The plaintiff's second request (" Request # 2" ) to the State Department, submitted by letter on June 19, 2009, sought the release of " [a]ll cable traffic to and from the U.S. Embassy in Baghdad, dated between 20 May 2006 and 15 June 2006, on the subject of the Iraq oil law." [4] Grafeld Decl. Ex. 12, at 1. Request # 2 also sought a fee waiver pursuant to 5 U.S.C. § 552(a)(4)(A)(iii) and expedited processing because the plaintiff " need[ed] the information urgently for dissemination, in order to inform the public concerning Federal Government activity." Id. at 1-3. On July 1, 2009, the State Department acknowledged the plaintiff's request via e-mail and sought further information about the nature of the book the plaintiff was planning to write with the information he obtained through his request.[5] See Grafeld Decl. Ex. 13, at 1. After receiving more information from the plaintiff, see Grafeld Decl. Ex. 14, the State Department notified the plaintiff via letter on July 7, 2009 that it was denying his requests for a fee waiver and expedited processing. See Grafeld Decl. Ex. 15, at 3-4. On August 15, 2009, the plaintiff filed a lengthy administrative appeal of the State Department's denial of his requests for a fee waiver and expedited processing, see Grafeld Decl. Ex. 16, but on October 28, 2009 the State Department notified the plaintiff via letter that it was affirming the denial of both requests, see Grafeld Decl. Exs. 18-19. On July 16, 2010, the State Department notified the plaintiff that it had located one document responsive to Request # 2, which it released in part. See Grafeld Decl. Ex. 23.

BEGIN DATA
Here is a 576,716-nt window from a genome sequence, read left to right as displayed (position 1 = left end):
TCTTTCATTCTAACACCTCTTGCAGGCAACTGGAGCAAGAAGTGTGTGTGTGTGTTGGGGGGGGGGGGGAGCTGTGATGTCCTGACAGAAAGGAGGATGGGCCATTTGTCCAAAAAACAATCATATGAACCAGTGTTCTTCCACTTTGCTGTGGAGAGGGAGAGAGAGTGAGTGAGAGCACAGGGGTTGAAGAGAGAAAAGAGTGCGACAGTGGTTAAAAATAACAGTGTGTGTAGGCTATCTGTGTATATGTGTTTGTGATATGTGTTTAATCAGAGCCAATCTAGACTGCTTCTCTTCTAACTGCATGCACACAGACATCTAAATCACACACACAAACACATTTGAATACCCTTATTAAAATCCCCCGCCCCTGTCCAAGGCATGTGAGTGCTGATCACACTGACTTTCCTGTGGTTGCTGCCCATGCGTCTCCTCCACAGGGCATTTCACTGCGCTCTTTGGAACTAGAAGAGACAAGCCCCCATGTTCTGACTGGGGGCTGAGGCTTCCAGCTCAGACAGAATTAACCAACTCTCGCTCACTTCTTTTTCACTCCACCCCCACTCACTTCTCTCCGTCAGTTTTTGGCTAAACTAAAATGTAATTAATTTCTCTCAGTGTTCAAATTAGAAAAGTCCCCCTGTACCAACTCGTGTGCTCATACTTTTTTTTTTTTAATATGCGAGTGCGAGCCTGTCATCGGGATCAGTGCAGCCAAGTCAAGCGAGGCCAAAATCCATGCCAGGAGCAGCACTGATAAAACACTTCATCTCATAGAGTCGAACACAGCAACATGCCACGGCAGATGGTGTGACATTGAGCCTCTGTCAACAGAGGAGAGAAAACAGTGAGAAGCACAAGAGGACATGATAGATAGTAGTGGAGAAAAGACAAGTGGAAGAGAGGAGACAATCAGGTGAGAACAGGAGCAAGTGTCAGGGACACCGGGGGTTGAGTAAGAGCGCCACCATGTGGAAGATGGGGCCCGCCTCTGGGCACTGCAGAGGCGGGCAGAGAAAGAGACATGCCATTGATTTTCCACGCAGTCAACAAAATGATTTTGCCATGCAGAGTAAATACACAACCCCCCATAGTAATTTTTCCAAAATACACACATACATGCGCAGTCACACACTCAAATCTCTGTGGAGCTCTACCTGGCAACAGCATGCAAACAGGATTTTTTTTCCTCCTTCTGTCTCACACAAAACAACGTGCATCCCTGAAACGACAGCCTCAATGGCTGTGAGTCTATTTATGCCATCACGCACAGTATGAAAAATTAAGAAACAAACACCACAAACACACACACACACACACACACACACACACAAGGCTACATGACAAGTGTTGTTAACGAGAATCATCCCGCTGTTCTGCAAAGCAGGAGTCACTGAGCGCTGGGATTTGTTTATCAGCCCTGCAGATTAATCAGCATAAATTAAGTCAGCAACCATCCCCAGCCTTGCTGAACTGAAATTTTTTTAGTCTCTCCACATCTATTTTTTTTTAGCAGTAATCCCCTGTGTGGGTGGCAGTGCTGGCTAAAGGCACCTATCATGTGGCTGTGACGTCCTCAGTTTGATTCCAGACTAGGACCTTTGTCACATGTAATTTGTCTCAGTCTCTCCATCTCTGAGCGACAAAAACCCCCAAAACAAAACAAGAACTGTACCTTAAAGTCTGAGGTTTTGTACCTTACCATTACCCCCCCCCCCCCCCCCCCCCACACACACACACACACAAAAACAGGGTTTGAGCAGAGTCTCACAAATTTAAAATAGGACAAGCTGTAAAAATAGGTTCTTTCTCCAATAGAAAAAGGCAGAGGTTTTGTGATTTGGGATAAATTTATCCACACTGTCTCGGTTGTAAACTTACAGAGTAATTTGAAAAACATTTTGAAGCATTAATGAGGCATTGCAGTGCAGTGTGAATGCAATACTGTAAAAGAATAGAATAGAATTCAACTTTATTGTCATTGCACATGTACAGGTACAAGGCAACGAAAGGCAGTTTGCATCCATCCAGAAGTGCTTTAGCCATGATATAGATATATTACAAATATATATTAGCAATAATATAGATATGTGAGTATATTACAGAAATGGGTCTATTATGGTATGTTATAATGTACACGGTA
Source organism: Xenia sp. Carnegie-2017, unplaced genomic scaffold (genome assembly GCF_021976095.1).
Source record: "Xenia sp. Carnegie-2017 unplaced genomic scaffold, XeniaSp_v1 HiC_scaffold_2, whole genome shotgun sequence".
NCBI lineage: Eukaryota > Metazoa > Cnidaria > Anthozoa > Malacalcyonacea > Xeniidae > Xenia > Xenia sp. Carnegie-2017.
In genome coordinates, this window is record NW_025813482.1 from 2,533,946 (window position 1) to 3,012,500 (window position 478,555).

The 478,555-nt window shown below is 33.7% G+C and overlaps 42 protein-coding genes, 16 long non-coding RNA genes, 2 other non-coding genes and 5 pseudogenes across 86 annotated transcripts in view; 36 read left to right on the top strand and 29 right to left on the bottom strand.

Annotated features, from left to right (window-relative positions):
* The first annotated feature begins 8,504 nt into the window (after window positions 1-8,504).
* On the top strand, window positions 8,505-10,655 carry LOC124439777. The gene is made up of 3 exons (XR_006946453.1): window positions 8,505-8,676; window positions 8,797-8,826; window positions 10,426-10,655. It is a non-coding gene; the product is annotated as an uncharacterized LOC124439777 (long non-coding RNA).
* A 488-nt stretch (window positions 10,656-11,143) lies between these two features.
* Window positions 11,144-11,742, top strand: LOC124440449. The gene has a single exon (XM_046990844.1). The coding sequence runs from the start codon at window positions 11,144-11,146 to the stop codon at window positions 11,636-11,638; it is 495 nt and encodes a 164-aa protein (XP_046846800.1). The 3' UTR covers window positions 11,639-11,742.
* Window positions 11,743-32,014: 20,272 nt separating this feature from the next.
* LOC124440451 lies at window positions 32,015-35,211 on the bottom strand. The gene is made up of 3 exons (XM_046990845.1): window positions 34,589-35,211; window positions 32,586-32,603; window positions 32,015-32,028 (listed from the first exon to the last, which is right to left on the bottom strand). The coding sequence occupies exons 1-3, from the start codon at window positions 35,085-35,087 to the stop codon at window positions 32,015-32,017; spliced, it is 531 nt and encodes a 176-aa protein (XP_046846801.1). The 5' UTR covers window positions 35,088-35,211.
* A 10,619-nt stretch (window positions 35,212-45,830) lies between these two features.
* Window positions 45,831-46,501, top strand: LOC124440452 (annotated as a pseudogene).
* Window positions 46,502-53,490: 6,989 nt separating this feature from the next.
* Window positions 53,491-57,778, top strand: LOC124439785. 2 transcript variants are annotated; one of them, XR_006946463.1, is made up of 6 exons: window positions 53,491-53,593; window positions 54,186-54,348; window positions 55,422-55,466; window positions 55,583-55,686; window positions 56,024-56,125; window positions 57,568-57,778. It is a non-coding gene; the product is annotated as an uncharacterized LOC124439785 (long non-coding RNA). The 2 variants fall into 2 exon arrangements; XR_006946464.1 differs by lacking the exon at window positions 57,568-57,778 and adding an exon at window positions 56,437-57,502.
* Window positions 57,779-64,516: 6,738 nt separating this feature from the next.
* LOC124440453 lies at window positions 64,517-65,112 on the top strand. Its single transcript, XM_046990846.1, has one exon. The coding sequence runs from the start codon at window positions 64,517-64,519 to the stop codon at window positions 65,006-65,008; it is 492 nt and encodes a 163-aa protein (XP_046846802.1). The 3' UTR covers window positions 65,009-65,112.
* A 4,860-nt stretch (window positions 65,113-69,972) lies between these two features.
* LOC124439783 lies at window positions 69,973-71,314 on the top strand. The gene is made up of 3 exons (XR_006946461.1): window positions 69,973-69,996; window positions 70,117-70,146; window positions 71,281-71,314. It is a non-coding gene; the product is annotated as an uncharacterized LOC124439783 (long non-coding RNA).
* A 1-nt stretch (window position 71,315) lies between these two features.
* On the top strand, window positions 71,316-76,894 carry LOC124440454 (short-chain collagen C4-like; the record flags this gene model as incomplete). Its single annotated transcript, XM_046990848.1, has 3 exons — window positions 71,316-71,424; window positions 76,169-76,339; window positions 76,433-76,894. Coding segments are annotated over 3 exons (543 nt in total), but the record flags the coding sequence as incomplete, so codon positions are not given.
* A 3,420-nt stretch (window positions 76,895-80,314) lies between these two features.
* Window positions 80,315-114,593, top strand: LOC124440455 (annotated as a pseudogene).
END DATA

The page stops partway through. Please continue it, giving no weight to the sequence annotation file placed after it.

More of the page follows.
3. Request # 3

On July 23, 2009 the plaintiff submitted, via letter, his third FOIA request to the State Department (" Request # 3" ), which sought " [a]ll cable traffic to and from the U.S. Embassy in Baghdad, dated between February 6 and February 28, 2007, on the subject of the Iraq oil law." Grafeld Decl. Ex. 24, at 1. [6] Request # 3 likewise sought a fee waiver and expedited processing on the same grounds as those cited in Requests # 1 and # 2. See id. at 1-4. On October 28, 2009, the State Department acknowledged Request # 3 and notified the plaintiff that his requests for a fee waiver and expedited processing were denied. See Grafeld Decl. Ex. 25, at 1, 3-4. On November 20, 2009, the plaintiff submitted via e-mail an administrative appeal of " the State Department's constructive denial of [his] FOIA request and its constructive denial of [his] request for expedited processing," see Grafeld Decl. Ex. 28, at 2, though the State Department never responded to this appeal. By letter dated September 8, 2010, the State Department